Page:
Scout LaRue Willis by Scout LaRue Willis album review by Adam Williams for Northern Transmissions

Interstreet Recordings/Mogo Music


Scout LaRue Willis

Scout LaRue Willis

Up until recently Scout LaRue Willis never thought she’d be able to fulfil her love of music. It was something she thought she’d never fully realise until the artist took a leap of faith in 2016 when Willis picked up a guitar and began to teach herself how to play.

Zip forward to 2022 and the once secret musician is about to dispatch with her self-titled LP. Ruminating on the anxiety of committing to a musical life, the Sun Valley resident states “somewhere between fear and misconception I had this idea that I shouldn’t and couldn’t pursue music full-time. Later though, I realised this was just a very clever way to hide from the deep, unconscious fear I had around sharing myself and my art with the world.”

Pitched somewhere between blues, country and jazz, Willis’ eponymous record is an intimate recollection of love lost and found, overcoming addiction and female empowerment. Bestowed with a rich, timeless voice our protagonist has teamed her dulcet pipes with minimal arrangements, ones that yearn and ache with a bruised vulnerability. This is an album that trades on a less is more approach, which allows her stunning vocals to take centre stage. No matter how reluctant Willis was about stepping into the spotlight, there’s no escaping how captivating she is as a singer.

‘Scout LaRue Willis’ acts like a window into Willis’ life and with that there’s a palpable dichotomy. A decent chunk of the record finds the musician seeking validation from being in a relationship and looking to find the perfect man. What would pop music be without love songs, but it seems a tad reductive of Willis to be authenticating herself only when she’s with a man. Equally, self-chastising for not having one isn’t the message of a modern woman – love yourself and everything else is secondary. Fortunately, ‘Woman At Best’, found towards the end of the album, presents the singer as a defiant archetype, one that stands tall with her shoulders back and a steely glare. Surrounded by a rush of strings, drums, and guitar you can hear Willis declare “don’t try to touch me/you’ll gain no control” and “woman at best/you do not make me weep”. Tracing back through the album from ‘Woman at Best’ is feels like Willis is using preceding tracks to rationalise her traversal through love and how men fit into that equation before observing she can do it all on her own. Opener ‘Blue Moon’ ripples like a relic from a bygone era, as if to channel Bille Holiday with the accompaniment of quivering strings and lonesome tones. This is where you’ll find the musician trill “oh blue moon/please help me understand/why it’s so hard to find my lover man”. ‘Last Night’ glistens with a sad lament; this is where insecurities boil to the surface via a country-esque trill. Willis again exhibits a demeanour that needs on-going support and reassurance “I’ve been waiting for all of my days for a man who makes me feel this way”. You do you Scout, you don’t need a man to make you feel special.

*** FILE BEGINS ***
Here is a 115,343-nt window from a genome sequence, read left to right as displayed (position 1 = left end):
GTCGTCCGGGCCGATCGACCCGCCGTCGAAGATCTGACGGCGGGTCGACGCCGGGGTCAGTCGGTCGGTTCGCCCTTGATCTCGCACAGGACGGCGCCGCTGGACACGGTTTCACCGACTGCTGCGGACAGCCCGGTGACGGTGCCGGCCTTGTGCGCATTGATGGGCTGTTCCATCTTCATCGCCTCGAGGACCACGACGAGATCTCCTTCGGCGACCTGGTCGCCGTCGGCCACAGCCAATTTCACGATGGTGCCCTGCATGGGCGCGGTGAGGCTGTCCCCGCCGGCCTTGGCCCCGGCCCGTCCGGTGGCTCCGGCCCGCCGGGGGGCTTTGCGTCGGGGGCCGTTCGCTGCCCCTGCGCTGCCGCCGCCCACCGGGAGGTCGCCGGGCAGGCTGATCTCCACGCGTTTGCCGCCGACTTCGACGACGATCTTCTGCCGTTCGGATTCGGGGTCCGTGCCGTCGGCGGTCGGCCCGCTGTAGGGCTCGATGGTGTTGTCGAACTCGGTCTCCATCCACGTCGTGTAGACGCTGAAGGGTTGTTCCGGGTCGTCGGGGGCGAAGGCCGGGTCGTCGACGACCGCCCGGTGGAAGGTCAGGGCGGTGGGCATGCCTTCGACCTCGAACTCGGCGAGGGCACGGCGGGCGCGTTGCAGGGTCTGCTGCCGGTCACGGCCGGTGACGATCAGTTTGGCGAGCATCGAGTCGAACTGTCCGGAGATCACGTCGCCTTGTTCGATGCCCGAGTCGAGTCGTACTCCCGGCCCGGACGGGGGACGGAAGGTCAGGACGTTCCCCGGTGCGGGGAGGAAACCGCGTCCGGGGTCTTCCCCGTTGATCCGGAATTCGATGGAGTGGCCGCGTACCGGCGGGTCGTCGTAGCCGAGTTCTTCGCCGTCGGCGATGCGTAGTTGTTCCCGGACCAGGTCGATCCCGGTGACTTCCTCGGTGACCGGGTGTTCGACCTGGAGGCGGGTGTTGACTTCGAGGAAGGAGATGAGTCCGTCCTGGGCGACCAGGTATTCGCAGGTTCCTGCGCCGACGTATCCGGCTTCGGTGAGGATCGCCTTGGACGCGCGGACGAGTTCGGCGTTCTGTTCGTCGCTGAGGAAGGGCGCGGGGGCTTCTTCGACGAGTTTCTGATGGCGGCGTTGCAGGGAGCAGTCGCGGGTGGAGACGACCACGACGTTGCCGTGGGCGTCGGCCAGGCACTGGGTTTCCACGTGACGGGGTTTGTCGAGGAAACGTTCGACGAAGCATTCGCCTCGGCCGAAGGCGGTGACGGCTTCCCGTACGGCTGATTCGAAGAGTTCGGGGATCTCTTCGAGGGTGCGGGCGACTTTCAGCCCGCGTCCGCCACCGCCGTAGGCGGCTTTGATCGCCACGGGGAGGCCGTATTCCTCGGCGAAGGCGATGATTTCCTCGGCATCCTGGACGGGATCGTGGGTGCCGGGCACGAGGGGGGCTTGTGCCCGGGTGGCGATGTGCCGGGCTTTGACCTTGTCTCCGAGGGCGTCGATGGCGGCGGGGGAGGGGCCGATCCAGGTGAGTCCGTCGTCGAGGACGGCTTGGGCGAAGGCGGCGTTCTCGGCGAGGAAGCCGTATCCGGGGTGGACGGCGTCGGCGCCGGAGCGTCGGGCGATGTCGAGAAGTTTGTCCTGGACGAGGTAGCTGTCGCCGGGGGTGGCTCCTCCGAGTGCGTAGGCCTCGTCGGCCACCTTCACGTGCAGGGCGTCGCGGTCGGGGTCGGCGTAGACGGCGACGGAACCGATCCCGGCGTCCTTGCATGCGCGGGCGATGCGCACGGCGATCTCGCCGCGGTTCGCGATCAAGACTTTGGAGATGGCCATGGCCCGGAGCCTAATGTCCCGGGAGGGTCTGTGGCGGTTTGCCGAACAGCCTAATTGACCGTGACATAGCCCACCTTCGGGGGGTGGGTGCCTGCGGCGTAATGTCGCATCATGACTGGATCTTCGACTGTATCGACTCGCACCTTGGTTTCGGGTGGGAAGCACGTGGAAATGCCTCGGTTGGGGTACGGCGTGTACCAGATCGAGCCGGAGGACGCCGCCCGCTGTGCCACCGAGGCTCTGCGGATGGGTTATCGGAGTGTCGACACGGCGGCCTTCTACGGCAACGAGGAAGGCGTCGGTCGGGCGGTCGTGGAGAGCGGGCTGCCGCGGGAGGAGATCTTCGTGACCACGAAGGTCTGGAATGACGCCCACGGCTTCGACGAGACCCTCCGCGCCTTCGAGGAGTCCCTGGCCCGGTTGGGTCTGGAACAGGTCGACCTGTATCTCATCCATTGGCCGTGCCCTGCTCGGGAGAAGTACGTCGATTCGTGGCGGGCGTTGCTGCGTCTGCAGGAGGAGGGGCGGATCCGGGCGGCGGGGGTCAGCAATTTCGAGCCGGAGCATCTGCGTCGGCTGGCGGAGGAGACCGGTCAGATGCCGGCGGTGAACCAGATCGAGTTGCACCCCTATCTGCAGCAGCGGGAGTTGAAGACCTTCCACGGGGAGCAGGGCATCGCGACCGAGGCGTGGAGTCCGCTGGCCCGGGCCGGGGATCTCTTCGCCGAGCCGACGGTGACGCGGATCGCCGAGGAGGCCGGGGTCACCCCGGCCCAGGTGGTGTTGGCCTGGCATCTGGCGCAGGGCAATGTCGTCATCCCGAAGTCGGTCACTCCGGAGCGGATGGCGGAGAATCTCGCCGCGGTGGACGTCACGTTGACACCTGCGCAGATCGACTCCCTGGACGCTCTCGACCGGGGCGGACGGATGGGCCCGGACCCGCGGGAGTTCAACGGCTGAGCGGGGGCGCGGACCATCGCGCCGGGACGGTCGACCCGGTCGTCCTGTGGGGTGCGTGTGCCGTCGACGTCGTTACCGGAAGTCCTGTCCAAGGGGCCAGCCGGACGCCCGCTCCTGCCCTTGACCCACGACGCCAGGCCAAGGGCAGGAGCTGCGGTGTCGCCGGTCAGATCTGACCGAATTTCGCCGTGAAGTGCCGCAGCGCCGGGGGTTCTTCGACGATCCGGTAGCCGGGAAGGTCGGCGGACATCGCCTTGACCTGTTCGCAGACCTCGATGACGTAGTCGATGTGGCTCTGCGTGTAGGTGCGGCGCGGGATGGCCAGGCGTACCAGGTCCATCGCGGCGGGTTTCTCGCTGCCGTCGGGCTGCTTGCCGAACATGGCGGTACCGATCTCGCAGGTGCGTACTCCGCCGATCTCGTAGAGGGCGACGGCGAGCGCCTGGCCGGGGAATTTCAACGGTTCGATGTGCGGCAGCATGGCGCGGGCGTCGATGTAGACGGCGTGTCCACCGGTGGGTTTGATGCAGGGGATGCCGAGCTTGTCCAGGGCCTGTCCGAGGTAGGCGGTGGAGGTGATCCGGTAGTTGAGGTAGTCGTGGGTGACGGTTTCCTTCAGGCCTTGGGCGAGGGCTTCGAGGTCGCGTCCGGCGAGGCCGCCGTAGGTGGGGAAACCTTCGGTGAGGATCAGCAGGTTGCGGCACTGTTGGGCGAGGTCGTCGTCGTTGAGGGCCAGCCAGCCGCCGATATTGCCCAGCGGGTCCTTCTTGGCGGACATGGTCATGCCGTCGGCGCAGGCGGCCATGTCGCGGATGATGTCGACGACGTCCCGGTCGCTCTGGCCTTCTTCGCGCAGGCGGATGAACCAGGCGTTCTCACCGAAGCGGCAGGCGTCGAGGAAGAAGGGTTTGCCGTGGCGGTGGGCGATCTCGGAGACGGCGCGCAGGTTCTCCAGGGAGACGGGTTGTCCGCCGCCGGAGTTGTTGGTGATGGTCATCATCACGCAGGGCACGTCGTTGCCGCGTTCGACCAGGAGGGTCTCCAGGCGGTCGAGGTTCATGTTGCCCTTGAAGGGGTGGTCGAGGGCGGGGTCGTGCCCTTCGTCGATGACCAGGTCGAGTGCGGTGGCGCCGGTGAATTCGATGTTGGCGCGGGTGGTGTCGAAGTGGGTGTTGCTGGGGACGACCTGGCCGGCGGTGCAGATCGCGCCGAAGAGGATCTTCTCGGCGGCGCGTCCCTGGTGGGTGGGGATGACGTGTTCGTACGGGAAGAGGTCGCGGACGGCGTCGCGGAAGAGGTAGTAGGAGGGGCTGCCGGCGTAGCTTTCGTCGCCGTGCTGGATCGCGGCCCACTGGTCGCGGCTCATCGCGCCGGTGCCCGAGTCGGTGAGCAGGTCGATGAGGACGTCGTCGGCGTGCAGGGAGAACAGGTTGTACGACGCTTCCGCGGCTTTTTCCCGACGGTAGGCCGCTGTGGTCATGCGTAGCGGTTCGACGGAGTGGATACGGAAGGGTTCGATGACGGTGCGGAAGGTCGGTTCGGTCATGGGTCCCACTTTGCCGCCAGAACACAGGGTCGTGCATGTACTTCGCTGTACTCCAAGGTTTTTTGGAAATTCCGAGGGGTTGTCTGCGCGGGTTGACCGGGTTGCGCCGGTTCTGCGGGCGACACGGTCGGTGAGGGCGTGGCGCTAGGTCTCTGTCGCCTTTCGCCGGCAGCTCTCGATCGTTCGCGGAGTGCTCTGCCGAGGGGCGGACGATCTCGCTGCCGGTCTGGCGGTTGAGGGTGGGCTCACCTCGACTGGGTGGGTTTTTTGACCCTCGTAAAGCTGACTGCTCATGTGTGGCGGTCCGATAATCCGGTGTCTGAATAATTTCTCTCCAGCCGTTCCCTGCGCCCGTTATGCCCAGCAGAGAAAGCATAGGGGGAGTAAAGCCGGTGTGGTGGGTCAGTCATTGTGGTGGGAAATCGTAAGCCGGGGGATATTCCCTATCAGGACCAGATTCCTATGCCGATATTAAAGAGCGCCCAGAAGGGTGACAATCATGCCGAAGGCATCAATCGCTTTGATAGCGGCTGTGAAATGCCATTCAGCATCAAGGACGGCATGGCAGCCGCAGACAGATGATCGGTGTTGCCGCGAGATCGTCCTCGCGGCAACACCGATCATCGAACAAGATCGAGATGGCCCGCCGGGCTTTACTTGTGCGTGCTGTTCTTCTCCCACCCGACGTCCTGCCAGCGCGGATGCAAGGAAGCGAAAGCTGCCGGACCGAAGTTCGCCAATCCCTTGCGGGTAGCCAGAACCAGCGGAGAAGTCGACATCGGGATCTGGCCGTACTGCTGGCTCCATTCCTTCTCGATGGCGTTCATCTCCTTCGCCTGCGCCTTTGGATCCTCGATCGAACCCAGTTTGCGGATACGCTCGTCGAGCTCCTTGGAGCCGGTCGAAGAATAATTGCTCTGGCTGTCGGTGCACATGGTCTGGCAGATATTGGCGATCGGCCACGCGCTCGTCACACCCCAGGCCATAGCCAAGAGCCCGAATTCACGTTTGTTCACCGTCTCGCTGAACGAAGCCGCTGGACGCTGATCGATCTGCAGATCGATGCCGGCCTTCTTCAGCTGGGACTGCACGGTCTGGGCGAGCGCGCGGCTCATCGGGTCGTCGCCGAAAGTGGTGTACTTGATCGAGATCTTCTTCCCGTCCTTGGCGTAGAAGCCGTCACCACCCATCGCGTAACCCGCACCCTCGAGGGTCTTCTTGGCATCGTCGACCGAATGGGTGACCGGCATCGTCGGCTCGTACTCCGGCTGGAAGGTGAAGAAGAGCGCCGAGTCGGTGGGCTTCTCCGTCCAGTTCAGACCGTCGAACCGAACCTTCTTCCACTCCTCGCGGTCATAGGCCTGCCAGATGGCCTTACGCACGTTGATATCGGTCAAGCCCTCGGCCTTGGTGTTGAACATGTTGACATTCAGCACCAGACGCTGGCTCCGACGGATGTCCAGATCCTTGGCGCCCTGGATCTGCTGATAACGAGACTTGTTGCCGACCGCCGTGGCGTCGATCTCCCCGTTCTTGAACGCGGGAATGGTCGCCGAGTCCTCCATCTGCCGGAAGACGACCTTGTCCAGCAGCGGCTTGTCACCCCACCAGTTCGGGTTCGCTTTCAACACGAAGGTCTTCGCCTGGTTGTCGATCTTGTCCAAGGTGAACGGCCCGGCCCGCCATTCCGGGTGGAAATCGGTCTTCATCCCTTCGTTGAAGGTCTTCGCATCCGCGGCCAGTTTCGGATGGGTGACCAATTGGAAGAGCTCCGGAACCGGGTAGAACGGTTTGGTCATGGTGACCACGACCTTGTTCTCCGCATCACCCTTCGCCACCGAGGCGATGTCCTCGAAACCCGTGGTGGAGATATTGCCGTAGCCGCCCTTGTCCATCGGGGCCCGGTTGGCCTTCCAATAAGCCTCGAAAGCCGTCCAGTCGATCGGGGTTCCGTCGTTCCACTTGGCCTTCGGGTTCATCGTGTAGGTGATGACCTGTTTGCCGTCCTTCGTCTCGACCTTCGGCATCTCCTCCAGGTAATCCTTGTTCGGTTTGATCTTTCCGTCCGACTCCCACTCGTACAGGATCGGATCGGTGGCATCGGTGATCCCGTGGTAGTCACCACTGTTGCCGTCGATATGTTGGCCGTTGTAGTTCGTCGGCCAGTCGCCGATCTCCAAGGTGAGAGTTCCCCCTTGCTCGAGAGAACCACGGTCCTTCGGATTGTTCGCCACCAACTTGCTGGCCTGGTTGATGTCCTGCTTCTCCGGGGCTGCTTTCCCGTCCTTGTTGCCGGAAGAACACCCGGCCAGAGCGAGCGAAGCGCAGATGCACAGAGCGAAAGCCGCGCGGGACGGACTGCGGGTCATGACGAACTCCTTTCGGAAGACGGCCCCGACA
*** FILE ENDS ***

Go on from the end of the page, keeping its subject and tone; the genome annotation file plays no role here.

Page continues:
Aside from love-tinged vulnerabilities, Willis turns her gaze inward to reflect on battles with addiction and self-worth. Bestowed with a slow country-lilt and boom-clap beat, the artist passionately proclaims “goodbye to chemical relaxation/goodbye to self-annihilation” while backed by a jaunty piano motif and swooning violins. ‘Shouldn’t I Be’ is perforated with sadness, Willis’ vocals are just above a whisper but still full-bodied and rich, while sonically a lonely lament is painted by a subtle waft of mournful strings. Lyrically, we find Willis exploring her tendency for self-destruction “who would I be without this misery” and “nobody hurts me like myself”. There’s a bravery and powerfulness to Willis’ critical analysis that’s laid out unequivocally for all to see. Despite all the traumas and challenges referred to within ‘Scout LaRue Willis’, the album is closed off on a semi-positive note. ‘Red Road Home’ charts a theme of escape with our singer proclaiming “life is killing me/I gotta get out of here soon”. Song and album are then brought a finish by a big sing-along that rings of jubilation, unity and optimism.

‘Scout LaRue Willis’ is a coming-of-age record, one that centres on a woman commenting on and navigating a complicated world.

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